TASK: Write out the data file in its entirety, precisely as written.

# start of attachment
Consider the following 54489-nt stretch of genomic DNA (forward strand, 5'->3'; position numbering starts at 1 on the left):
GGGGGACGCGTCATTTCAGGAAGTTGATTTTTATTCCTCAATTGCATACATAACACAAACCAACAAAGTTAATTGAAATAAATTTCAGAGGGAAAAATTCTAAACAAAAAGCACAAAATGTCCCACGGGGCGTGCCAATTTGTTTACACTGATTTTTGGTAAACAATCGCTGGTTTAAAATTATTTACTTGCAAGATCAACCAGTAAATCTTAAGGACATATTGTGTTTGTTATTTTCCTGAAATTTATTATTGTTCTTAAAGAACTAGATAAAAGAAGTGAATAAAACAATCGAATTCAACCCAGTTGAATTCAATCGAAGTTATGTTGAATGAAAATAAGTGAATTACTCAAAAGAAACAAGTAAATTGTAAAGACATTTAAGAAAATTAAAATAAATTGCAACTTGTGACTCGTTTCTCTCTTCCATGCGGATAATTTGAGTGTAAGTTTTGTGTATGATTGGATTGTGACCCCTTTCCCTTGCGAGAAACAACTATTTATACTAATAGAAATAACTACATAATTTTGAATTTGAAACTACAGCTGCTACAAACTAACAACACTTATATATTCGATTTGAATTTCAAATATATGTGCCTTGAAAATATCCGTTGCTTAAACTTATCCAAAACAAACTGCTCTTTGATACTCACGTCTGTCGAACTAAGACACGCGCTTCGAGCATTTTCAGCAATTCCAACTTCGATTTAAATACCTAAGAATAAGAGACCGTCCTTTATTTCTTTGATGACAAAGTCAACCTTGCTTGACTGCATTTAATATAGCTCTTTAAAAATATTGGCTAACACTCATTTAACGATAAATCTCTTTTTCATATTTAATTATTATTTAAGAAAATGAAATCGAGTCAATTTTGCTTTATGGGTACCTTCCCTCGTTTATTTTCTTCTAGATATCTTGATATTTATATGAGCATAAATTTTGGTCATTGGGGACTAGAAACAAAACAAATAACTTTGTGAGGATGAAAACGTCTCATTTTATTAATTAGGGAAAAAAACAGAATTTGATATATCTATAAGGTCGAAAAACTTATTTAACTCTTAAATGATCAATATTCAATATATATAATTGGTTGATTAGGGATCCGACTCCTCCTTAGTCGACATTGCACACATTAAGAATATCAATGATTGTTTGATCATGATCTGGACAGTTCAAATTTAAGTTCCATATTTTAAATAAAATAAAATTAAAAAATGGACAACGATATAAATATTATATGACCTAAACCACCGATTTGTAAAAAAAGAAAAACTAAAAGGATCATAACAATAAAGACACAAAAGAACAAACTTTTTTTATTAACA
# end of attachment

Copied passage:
Consider the following 54489-nt stretch of genomic DNA (forward strand, 5'->3'; position numbering starts at 1 on the left):
GGGGGACGCGTCATTTCAGGAAGTTGATTTTTATTCCTCAATTGCATACATAACACAAACCAACAAAGTTAATTGAAATAAATTTCAGAGGGAAAAATTCTAAACAAAAAGCACAAAATGTCCCACGGGGCGTGCCAATTTGTTTACACTGATTTTTGGTAAACAATCGCTGGTTTAAAATTATTTACTTGCAAGATCAACCAGTAAATCTTAAGGACATATTGTGTTTGTTATTTTCCTGAAATTTATTATTGTTCTTAAAGAACTAGATAAAAGAAGTGAATAAAACAATCGAATTCAACCCAGTTGAATTCAATCGAAGTTATGTTGAATGAAAATAAGTGAATTACTCAAAAGAAACAAGTAAATTGTAAAGACATTTAAGAAAATTAAAATAAATTGCAACTTGTGACTCGTTTCTCTCTTCCATGCGGATAATTTGAGTGTAAGTTTTGTGTATGATTGGATTGTGACCCCTTTCCCTTGCGAGAAACAACTATTTATACTAATAGAAATAACTACATAATTTTGAATTTGAAACTACAGCTGCTACAAACTAACAACACTTATATATTCGATTTGAATTTCAAATATATGTGCCTTGAAAATATCCGTTGCTTAAACTTATCCAAAACAAACTGCTCTTTGATACTCACGTCTGTCGAACTAAGACACGCGCTTCGAGCATTTTCAGCAATTCCAACTTCGATTTAAATACCTAAGAATAAGAGACCGTCCTTTATTTCTTTGATGACAAAGTCAACCTTGCTTGACTGCATTTAATATAGCTCTTTAAAAATATTGGCTAACACTCATTTAACGATAAATCTCTTTTTCATATTTAATTATTATTTAAGAAAATGAAATCGAGTCAATTTTGCTTTATGGGTACCTTCCCTCGTTTATTTTCTTCTAGATATCTTGATATTTATATGAGCATAAATTTTGGTCATTGGGGACTAGAAACAAAACAAATAACTTTGTGAGGATGAAAACGTCTCATTTTATTAATTAGGGAAAAAAACAGAATTTGATATATCTATAAGGTCGAAAAACTTATTTAACTCTTAAATGATCAATATTCAATATATATAATTGGTTGATTAGGGATCCGACTCCTCCTTAGTCGACATTGCACACATTAAGAATATCAATGATTGTTTGATCATGATCTGGACAGTTCAAATTTAAGTTCCATATTTTAAATAAAATAAAATTAAAAAATGGACAACGATATAAATATTATATGACCTAAACCACCGATTTGTAAAAAAAGAAAAACTAAAAGGATCATAACAATAAAGACACAAAAGAACAAACTTTTTTTATTAACA